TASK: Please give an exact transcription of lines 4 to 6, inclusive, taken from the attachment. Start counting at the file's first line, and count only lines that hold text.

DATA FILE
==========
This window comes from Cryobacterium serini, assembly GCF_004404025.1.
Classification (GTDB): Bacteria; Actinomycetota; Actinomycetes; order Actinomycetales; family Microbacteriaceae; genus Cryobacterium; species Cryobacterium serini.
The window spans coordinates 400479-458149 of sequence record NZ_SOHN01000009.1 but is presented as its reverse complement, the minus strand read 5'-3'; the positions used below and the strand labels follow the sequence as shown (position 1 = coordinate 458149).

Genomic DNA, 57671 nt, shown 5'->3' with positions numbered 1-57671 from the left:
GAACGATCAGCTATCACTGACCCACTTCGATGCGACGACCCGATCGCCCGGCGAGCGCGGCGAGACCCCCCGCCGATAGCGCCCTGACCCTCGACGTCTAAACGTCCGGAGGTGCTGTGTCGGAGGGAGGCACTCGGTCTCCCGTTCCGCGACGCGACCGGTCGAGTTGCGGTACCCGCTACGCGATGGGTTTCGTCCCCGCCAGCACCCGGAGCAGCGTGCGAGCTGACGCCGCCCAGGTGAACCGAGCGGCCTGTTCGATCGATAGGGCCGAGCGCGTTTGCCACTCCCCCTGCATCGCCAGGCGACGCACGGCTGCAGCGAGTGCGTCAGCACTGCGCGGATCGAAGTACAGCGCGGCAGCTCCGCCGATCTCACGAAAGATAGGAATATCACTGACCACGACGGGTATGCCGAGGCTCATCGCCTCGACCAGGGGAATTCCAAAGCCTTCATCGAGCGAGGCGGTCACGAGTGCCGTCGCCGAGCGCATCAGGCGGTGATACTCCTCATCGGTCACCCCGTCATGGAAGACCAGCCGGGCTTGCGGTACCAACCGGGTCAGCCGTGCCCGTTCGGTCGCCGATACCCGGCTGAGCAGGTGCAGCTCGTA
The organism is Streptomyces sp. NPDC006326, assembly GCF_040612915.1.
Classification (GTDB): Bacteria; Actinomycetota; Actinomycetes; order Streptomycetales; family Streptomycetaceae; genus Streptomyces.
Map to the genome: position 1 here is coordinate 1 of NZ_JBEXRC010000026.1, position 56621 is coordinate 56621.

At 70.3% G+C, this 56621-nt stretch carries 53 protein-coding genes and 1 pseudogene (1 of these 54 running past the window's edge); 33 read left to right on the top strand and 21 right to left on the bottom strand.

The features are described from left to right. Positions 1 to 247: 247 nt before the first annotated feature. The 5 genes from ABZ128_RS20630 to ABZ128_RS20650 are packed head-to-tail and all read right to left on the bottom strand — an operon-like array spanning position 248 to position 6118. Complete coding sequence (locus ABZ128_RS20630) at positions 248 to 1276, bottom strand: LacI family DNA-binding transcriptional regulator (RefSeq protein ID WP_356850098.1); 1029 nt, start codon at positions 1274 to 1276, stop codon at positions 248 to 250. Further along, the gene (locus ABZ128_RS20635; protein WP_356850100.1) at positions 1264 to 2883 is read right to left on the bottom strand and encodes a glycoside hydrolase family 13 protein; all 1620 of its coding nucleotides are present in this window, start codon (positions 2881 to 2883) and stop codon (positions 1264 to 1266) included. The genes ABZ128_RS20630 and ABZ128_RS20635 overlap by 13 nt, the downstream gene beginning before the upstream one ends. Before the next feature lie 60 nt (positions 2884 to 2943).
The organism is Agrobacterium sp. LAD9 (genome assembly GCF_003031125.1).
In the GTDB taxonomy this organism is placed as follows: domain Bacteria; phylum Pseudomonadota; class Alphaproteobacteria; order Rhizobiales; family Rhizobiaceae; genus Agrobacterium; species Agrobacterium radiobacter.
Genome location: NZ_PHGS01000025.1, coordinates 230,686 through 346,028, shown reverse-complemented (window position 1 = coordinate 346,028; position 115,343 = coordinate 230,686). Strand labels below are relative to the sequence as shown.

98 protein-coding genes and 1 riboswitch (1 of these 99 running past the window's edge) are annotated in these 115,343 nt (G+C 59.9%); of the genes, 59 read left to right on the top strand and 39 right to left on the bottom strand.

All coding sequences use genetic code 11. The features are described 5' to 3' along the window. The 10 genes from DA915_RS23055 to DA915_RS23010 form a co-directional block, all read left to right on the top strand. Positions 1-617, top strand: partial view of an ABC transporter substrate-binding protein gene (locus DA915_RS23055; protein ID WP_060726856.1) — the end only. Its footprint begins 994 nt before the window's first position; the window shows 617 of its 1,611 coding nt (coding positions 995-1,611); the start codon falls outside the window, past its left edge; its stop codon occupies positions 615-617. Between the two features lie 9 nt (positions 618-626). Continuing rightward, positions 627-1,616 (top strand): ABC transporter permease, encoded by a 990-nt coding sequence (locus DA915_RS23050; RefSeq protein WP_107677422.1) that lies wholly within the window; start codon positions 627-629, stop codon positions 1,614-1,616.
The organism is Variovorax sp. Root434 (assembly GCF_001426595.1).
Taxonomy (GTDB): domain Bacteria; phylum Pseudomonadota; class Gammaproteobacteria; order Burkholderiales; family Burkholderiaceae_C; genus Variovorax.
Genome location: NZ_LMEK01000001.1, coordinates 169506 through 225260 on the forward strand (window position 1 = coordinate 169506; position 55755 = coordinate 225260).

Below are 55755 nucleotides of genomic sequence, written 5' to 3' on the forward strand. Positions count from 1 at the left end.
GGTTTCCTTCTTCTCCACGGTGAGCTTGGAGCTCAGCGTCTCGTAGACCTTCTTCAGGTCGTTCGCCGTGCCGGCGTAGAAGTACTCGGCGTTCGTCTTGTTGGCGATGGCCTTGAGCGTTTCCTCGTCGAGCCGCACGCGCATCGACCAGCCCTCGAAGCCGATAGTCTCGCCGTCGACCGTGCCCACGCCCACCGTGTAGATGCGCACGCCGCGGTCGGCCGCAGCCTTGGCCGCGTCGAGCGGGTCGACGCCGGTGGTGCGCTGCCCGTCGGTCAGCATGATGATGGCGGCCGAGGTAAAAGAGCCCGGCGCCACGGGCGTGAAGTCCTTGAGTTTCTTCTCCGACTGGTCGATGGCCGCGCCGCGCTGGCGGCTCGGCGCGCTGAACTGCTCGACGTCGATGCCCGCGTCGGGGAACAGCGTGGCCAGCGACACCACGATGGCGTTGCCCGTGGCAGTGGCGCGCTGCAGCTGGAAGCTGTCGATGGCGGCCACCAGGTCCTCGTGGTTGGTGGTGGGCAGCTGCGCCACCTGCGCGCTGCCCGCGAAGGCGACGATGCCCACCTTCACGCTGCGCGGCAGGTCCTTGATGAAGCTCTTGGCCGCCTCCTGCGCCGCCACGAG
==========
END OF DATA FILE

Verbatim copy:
Genomic DNA, 57671 nt, shown 5'->3' with positions numbered 1-57671 from the left:
GAACGATCAGCTATCACTGACCCACTTCGATGCGACGACCCGATCGCCCGGCGAGCGCGGCGAGACCCCCCGCCGATAGCGCCCTGACCCTCGACGTCTAAACGTCCGGAGGTGCTGTGTCGGAGGGAGGCACTCGGTCTCCCGTTCCGCGACGCGACCGGTCGAGTTGCGGTACCCGCTACGCGATGGGTTTCGTCCCCGCCAGCACCCGGAGCAGCGTGCGAGCTGACGCCGCCCAGGTGAACCGAGCGGCCTGTTCGATCGATAGGGCCGAGCGCGTTTGCCACTCCCCCTGCATCGCCAGGCGACGCACGGCTGCAGCGAGTGCGTCAGCACTGCGCGGATCGAAGTACAGCGCGGCAGCTCCGCCGATCTCACGAAAGATAGGAATATCACTGACCACGACGGGTATGCCGAGGCTCATCGCCTCGACCAGGGGAATTCCAAAGCCTTCATCGAGCGAGGCGGTCACGAGTGCCGTCGCCGAGCGCATCAGGCGGTGATACTCCTCATCGGTCACCCCGTCATGGAAGACCAGCCGGGCTTGCGGTACCAACCGGGTCAGCCGTGCCCGTTCGGTCGCCGATACCCGGCTGAGCAGGTGCAGCTCGTA
The organism is Streptomyces sp. NPDC006326, assembly GCF_040612915.1.